The clouds piled up and lowered right down to the ground, and rain floated all around. Driving into town, it looked as though the sky had fallen. Oh no, I thought, the tomatoes will crack! As soon as it cleared up, which it did right after my nap, I took my baskets out to pick the Heirlooms. These yellow giants are called Lemon Oxheart. Mine took forever to ripen, but look! Isn't this amazing?
I still think that a yellow tomato is just kind of weird. The photo doesn't show how huge they are.
My favorite, and first serious foray into the Heirloom tomatoes is the Mortgage Lifter. During the Depression years a man grew these and sold them to pay off his mortgage, and he did it successfully. They are very very good. Very "tomato-y."
And these are one of the Brandywines, and oh are they delicious. I have pink, yellow, and these amazing orange ones. Oh, and a dark one. IF it were daylight, I'd go out and read the labels, but it's dark and windy, so just trust me.
Tonight our Writers Group was two of us, so we took a field trip out to where the Vaux's Swifts congregate to fall into their chimney for the night. Notice the jet. It is way higher than the swifts, but I thought it was a pretty amazing sight.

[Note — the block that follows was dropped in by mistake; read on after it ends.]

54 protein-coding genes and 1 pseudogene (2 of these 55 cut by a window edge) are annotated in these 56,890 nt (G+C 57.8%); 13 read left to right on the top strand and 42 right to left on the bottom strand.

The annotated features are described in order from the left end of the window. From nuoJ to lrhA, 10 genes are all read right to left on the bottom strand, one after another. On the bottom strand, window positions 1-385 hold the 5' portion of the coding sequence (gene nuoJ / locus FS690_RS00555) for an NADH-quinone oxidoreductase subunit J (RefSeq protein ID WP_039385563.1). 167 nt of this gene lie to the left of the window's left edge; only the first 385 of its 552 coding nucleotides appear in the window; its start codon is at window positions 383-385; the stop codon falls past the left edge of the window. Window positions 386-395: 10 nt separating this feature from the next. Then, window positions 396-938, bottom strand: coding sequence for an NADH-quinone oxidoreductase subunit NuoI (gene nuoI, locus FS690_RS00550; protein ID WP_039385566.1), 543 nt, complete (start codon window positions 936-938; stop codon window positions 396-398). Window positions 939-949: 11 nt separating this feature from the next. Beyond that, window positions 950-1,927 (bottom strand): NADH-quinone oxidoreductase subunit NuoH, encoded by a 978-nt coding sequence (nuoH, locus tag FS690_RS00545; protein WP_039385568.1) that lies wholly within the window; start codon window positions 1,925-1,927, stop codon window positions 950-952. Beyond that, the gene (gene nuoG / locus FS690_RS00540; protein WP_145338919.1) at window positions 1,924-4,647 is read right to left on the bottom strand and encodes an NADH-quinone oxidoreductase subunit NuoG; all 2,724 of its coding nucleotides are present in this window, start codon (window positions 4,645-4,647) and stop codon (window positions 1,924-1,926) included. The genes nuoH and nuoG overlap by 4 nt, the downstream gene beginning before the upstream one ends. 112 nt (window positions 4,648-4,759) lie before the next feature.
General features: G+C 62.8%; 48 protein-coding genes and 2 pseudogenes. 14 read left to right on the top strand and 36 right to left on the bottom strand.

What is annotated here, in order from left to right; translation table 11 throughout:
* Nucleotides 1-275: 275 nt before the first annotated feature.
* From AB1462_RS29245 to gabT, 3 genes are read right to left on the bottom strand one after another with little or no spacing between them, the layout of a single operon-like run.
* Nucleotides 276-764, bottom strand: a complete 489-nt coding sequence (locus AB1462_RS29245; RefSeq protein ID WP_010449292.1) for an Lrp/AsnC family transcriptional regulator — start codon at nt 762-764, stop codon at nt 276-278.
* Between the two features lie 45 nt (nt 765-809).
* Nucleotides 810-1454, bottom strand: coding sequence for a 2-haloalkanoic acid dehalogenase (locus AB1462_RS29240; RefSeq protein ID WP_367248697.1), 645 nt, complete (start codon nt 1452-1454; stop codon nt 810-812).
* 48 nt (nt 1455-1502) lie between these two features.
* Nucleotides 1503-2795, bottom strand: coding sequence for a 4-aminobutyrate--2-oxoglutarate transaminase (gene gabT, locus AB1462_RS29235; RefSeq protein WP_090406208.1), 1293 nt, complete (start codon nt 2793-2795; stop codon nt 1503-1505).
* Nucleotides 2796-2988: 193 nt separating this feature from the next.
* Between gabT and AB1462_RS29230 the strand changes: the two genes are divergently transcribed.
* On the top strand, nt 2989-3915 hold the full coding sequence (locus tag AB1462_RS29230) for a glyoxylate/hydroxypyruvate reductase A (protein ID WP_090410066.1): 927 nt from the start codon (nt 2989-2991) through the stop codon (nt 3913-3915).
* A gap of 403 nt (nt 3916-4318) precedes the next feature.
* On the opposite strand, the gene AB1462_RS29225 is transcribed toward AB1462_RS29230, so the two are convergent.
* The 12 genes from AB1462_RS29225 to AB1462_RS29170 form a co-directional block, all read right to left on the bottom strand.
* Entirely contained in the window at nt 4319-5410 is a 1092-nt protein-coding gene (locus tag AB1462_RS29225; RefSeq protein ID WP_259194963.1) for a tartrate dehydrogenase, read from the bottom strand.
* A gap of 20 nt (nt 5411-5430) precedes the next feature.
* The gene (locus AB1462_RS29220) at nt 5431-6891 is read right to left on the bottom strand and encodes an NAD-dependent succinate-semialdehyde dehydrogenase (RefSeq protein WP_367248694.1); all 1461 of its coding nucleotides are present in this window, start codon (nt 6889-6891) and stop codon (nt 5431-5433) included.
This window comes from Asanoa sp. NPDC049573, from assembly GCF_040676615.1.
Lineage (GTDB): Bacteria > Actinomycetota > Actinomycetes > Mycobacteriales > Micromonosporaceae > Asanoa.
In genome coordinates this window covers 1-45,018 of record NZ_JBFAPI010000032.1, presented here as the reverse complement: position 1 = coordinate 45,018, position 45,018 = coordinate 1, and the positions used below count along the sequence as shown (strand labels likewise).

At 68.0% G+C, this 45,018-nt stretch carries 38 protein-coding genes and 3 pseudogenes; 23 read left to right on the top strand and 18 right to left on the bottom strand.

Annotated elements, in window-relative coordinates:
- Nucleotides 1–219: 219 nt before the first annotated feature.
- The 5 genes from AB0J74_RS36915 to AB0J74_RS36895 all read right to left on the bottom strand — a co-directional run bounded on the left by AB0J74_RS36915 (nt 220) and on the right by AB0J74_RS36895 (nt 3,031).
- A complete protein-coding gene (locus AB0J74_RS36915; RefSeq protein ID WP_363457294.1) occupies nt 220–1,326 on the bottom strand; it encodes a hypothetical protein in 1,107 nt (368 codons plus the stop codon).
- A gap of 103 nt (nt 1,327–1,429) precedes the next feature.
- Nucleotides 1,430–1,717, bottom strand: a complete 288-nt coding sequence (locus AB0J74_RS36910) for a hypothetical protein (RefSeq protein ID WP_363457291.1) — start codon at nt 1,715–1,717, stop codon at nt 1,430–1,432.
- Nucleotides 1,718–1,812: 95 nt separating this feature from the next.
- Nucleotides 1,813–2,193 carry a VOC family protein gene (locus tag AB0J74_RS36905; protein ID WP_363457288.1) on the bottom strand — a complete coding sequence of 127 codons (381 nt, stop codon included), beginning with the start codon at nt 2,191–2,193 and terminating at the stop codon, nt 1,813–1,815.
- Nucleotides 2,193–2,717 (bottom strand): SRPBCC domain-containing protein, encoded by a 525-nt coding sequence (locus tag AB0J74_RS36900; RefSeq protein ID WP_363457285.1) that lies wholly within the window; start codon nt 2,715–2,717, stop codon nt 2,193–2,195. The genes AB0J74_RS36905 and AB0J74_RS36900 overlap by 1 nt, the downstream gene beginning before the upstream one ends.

The birds hang out in our area for a couple of weeks before they continue their journey south to Mexico. They fly many miles every day, and come back to this chimney to roost.
From here they fly over to the Sacramento River Delta for their breakfast!
It is incredible to sit under this spectacle. The birds gather as the sun is setting, and at a given moment they begin their descent into the chimney. They make many passes, and do not crowd one another. No one pushes or shoves, whines or honks their horn. A bunch of them will go in and the rest circle until all is arranged and well within the chimney, then the next layer goes in. We stayed until the last bird entered.
It was a great field trip.